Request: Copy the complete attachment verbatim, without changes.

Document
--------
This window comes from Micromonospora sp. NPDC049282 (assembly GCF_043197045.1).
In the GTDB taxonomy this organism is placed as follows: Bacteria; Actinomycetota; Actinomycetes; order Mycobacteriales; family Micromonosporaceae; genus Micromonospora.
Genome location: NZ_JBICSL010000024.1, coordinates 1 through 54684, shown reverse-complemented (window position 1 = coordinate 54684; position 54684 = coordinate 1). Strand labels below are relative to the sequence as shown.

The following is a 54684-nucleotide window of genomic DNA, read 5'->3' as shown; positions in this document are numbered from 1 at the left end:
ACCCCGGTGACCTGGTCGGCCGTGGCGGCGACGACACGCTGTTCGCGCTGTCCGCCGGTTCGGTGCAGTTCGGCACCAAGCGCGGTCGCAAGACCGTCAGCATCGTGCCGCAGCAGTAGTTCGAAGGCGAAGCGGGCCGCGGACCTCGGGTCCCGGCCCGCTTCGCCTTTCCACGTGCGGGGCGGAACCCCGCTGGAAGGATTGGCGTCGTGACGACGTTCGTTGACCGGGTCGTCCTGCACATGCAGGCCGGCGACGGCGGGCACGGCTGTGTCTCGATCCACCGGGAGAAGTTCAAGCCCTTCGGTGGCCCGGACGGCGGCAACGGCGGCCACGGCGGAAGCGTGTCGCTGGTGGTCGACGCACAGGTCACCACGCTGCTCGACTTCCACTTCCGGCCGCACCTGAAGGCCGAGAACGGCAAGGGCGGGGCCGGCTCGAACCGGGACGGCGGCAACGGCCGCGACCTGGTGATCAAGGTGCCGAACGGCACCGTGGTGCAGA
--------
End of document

This window comes from Micromonospora sp. NPDC049282 (assembly GCF_043197045.1).
In the GTDB taxonomy this organism is placed as follows: Bacteria; Actinomycetota; Actinomycetes; order Mycobacteriales; family Micromonosporaceae; genus Micromonospora.
Genome location: NZ_JBICSL010000024.1, coordinates 1 through 54684, shown reverse-complemented (window position 1 = coordinate 54684; position 54684 = coordinate 1). Strand labels below are relative to the sequence as shown.

The following is a 54684-nucleotide window of genomic DNA, read 5'->3' as shown; positions in this document are numbered from 1 at the left end:
ACCCCGGTGACCTGGTCGGCCGTGGCGGCGACGACACGCTGTTCGCGCTGTCCGCCGGTTCGGTGCAGTTCGGCACCAAGCGCGGTCGCAAGACCGTCAGCATCGTGCCGCAGCAGTAGTTCGAAGGCGAAGCGGGCCGCGGACCTCGGGTCCCGGCCCGCTTCGCCTTTCCACGTGCGGGGCGGAACCCCGCTGGAAGGATTGGCGTCGTGACGACGTTCGTTGACCGGGTCGTCCTGCACATGCAGGCCGGCGACGGCGGGCACGGCTGTGTCTCGATCCACCGGGAGAAGTTCAAGCCCTTCGGTGGCCCGGACGGCGGCAACGGCGGCCACGGCGGAAGCGTGTCGCTGGTGGTCGACGCACAGGTCACCACGCTGCTCGACTTCCACTTCCGGCCGCACCTGAAGGCCGAGAACGGCAAGGGCGGGGCCGGCTCGAACCGGGACGGCGGCAACGGCCGCGACCTGGTGATCAAGGTGCCGAACGGCACCGTGGTGCAGA